SARS-CoV-2 RNA was identified on a variety of surfaces in cabins of both symptomatic and asymptomatic infected passengers up to 17 days after cabins were vacated on the Diamond Princess but before disinfection procedures had been conducted (Takuya Yamagishi, National Institute of Infectious Diseases, personal communication, 2020). Although these data cannot be used to determine whether transmission occurred from contaminated surfaces, further study of fomite transmission of SARS-CoV-2 aboard cruise ships is warranted.
Fomite transmission means infection caused by virus or bacteria on a surface. A Harvard epidemiologist has an important Twitter thread regarding the inaccuracy of the headline. Essentially, just because the viral RNA is detectable does not mean the virus is infectious. It is also true that based on this information we can’t completely rule out that the RNA found was in infectious viral particles, so more study is needed.
The study I highlighted in the March 18, 2020 Update looked at fomite transmission, but they actually tested if the viruses could infect cells. They measured the volume of infectious virus present on surfaces and in the air with a metric called TCID50 or 50% tissue culture infectious dose. It quantifies the amount of virus required to infect 50% of tissue culture cells (cells growing in a petri dish). The virus did seem to live as an infectious agent on surfaces like cardboard and plastic from 20-80 hours. Although over time the amount of infectious viral particles exponentially decreased.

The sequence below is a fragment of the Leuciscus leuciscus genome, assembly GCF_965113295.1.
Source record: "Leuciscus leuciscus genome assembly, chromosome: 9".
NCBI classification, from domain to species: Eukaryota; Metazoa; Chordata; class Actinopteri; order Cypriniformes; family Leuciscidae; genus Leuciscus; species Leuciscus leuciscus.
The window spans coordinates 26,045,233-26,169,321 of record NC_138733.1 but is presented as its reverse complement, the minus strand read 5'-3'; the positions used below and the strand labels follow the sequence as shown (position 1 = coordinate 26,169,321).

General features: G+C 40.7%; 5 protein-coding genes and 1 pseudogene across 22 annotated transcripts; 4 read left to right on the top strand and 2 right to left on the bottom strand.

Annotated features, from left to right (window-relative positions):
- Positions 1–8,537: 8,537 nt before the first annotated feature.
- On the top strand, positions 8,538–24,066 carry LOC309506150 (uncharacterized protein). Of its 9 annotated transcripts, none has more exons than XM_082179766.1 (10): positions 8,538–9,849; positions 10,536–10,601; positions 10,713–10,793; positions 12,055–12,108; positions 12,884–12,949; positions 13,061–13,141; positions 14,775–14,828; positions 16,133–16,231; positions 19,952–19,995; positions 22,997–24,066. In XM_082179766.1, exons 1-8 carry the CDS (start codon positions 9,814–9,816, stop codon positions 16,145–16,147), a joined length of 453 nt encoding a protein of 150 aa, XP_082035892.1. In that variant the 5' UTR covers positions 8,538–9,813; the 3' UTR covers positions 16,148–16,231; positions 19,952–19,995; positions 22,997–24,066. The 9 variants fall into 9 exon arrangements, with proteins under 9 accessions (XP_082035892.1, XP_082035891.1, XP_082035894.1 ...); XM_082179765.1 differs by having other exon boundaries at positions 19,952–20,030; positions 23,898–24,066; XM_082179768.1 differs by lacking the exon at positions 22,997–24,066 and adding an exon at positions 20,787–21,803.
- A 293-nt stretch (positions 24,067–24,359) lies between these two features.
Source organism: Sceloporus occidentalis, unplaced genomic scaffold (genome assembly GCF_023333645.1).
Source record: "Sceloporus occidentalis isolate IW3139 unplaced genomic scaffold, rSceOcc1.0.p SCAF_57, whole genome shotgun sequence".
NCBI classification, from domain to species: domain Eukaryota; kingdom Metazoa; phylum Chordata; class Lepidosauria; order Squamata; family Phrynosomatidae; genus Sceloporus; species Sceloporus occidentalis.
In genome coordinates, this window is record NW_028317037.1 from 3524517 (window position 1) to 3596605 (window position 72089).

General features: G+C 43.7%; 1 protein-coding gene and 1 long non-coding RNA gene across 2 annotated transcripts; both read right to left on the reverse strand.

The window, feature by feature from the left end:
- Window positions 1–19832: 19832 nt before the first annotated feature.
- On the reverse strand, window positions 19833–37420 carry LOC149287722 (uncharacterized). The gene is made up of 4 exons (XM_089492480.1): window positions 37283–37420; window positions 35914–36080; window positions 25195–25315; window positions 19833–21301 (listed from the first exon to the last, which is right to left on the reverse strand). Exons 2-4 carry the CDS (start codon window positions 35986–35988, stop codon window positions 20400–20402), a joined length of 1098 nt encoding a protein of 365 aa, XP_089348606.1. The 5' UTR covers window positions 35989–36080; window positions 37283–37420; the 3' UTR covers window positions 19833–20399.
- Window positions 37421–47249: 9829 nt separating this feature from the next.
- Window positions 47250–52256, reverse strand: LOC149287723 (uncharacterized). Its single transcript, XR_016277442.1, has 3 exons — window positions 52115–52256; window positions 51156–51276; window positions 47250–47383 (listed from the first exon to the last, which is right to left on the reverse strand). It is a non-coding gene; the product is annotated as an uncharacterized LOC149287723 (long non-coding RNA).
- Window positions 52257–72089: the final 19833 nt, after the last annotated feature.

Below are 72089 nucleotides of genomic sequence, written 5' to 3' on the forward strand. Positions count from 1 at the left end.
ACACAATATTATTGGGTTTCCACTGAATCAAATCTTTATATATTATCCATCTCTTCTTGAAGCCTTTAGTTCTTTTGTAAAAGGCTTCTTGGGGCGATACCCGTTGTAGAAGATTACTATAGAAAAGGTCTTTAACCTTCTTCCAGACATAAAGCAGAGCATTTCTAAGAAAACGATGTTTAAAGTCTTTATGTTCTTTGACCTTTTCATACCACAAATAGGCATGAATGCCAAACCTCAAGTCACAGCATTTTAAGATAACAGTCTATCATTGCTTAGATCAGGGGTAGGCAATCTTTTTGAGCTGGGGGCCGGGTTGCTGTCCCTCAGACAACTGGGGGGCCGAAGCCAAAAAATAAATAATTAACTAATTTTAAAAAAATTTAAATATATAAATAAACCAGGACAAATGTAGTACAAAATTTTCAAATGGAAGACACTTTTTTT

Ultimately, we don’t know enough about transmission of the virus from surfaces yet. My advice is that of most public health experts: I would regularly clean surfaces in your home as well as possible, practice good hand hygiene, and not touch your face. If you are in a high risk category, you may consider additional precautions regarding fomite transmission until we know more.
On an optimistic note, a scientist volunteer form has been circulating: “Our plan is to create a national database of scientists located in the United States who are ready and willing to deploy their advanced skills, expertise, and access to reagents/equipment towards the fight against COVID-19 in their local communities.” If you’re a decision maker who wants access to the list, a scientist who wants to sign up, a lab interested in helping, etc. more info is here. As of this morning 6,400 scientists from 49 states, Puerto Rico, and Guam have signed up!
March 22, 2020 Update
Today’s explainer is a Q&A on COVID-19 testing.
Q: What is the classic COVID-19 test looking for?
A: Every virus has RNA (ribonucleic acid) which allows it to replicate in a host’s cells. A swab is used to sample from your nose/throat and this must be transported to a lab. In the lab, technicians isolate the RNA out of the sample. Then a process called reverse transcription quantitative polymerase chain reaction (RT-qPCR) begins. This 1) turns the viral RNA into complementary DNA (cDNA) 2) amplifies the cDNA. Specifically designed primers that match the viral RNA are used to ensure we are amplifying SARS-CoV-2. You can think of this as two legos that lock together and we can use one lego (the primer) to basically go fishing in a bucket of toys for the matching lego (the virus). Then we use fluorescent dye that binds to DNA and a special sensor in the PCR machine to quantify how much light is emitted—the more DNA, the more light. So a bright fluorescent pattern means DNA matching the virus has been identified and the sample comes from a patient with SARS-CoV-2. A nice explanation of the RT-PCR testing process is here, and it also discusses some of the blunders that have occurred with U.S. testing.